WEIRD SUFFOLK: The ghostly lights at Syleham which tempt travellers into treacherous water

The ignis fatuus, or Will-o'-the-wisp. Coloured wood engraving by C. Whymper. Picture: Wellcome Coll

The ignis fatuus, or Will-o'-the-wisp. Coloured wood engraving by C. Whymper. Picture: Wellcome Collection - Credit: Wellcome Collection

Will o’ the Wisp has led Suffolk travellers on a merry dance for hundreds if not thousands of years. Weird Suffolk investigate the cold fire that haunts the marshes.

Syleham and the Rover Waveney
Reports of Wll-O-The-Wisp being seen on the marshy fields of Syleham

Syleham and the Rover Waveney Reports of Wll-O-The-Wisp being seen on the marshy fields of Syleham could be explained away by the close proximity of the river. Byline: Sonya Duncan Copyright: Archant 2019 - Credit: Sonya Duncan

In the Waveney village of Syleham, there were stories of ghostly lights that lured the unsuspecting to a watery death - deadly marsh sprites that struck in the dark. Since the 18th century, tales were told of Will o' the Wisps, the flickering lights which appeared to be dancing across the marshes, beckoning those that saw them to move closer to find the source of the light. Syleham's name derives from the Anglo/Saxon 'sylu', meaning a 'miry place' and it is the village's marshland where the so-called Syleham lights, lanterns or lamps have been spotted, ghostly dancing lights that hypnotise those that see them.

In 1797, Samuel Taylor Coleridge wrote about Will o' the Wisp as many called the ghostly lights that hover and wheel above boggy marshland on dark, moonless nights, in 'The Rime of the Ancient Mariner'. "About, about in reel and rout, the death-fires danced at night; the water, like a witch's oil, burnt green and blue and white." Coleridge's "death-fires" were first mentioned in print in 1563, described as ignis fatuus: "foolish fire that hurteth not but only feareth fooles."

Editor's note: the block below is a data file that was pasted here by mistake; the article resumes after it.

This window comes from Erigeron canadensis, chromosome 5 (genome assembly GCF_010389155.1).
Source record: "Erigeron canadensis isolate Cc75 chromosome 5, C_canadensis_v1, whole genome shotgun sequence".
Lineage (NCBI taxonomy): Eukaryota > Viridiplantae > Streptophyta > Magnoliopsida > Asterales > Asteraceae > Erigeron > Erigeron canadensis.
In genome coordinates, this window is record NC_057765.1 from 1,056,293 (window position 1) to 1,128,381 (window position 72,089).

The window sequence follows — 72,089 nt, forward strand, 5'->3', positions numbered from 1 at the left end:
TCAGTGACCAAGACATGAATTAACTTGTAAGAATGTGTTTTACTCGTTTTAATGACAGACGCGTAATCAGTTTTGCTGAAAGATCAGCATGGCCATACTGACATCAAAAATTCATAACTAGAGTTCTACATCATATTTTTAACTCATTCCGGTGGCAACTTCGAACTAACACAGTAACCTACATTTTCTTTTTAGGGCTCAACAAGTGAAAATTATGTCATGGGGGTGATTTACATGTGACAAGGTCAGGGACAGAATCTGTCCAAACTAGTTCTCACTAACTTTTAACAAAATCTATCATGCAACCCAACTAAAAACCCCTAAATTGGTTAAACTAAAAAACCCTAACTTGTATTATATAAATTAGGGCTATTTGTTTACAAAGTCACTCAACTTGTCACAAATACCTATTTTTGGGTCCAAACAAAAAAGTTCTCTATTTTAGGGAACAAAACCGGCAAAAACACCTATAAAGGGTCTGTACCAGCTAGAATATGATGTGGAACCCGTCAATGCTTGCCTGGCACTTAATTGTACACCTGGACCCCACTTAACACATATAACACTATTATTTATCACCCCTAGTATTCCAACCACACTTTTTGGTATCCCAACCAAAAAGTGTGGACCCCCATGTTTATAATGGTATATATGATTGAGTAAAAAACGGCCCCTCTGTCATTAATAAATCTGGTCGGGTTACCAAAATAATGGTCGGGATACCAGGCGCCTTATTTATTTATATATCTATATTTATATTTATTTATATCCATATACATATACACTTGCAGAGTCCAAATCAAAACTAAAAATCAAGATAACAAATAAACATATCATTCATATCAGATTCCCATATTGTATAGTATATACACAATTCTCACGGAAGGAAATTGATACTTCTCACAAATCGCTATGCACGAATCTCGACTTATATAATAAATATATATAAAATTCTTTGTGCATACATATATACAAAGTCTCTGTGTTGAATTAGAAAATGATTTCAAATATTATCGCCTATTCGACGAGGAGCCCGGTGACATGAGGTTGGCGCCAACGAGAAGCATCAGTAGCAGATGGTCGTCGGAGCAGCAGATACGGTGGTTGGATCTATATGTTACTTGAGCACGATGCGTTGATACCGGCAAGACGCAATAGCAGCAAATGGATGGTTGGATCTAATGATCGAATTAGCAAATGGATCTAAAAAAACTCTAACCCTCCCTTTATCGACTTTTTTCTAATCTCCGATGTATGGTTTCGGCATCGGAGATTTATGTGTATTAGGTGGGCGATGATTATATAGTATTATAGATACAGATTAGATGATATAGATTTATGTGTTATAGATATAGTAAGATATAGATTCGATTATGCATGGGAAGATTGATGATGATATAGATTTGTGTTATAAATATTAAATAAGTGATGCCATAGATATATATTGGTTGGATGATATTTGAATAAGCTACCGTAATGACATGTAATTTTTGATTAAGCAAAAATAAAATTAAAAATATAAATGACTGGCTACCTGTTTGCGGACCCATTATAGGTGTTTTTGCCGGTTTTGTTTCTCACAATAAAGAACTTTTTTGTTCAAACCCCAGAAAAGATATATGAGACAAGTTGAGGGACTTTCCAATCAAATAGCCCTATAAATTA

Forty years later, Shakespeare wrote of "wild fire" in Henry VI Part I, while Will o' the Wisp was first mentioned by the dramatist John Day in the early 1600s. Sir Isaac Newton wrote of the eerie marsh light in his opus Optick, published in 1704. Popular tradition said Will, the Lantern Man or Jack o' Lantern, carried candle-lit lanterns in the darkness to attract weary travellers, who they would lead across the marshes to their certain death. Across the border in Norfolk, the ghost lights of the 'Lantern Man' are infamous and are said to account for at least one death, that of unfortunate Joseph Bexfield who was lured to his death by ghost lights on the marsh at Thurlton in August 1809.

Not all Will o' the Wisps are said to be dangerous, some are said to guard treasure or to highlight dangerous ground where travellers should not tread, others are said to be spirits of the dead trapped on earth looking for salvation by claiming other souls. The scientific explanation for Will o' the Wisps is a far cry from the romance and mysticism of folklore, sadly. It is believed the ghostly lights are produced when organic material decays, causing the oxidisation of hydrogen phosphide and methane gas which produce a so-called 'cold flame'.


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This argument is given further weight by the fact that since many marshes - including Syleham's - have been drained and reclaimed, sightings of ghost lights have diminished significantly. Of course to be able to report a sighting of ghost lights you need to make your way home in the first place…

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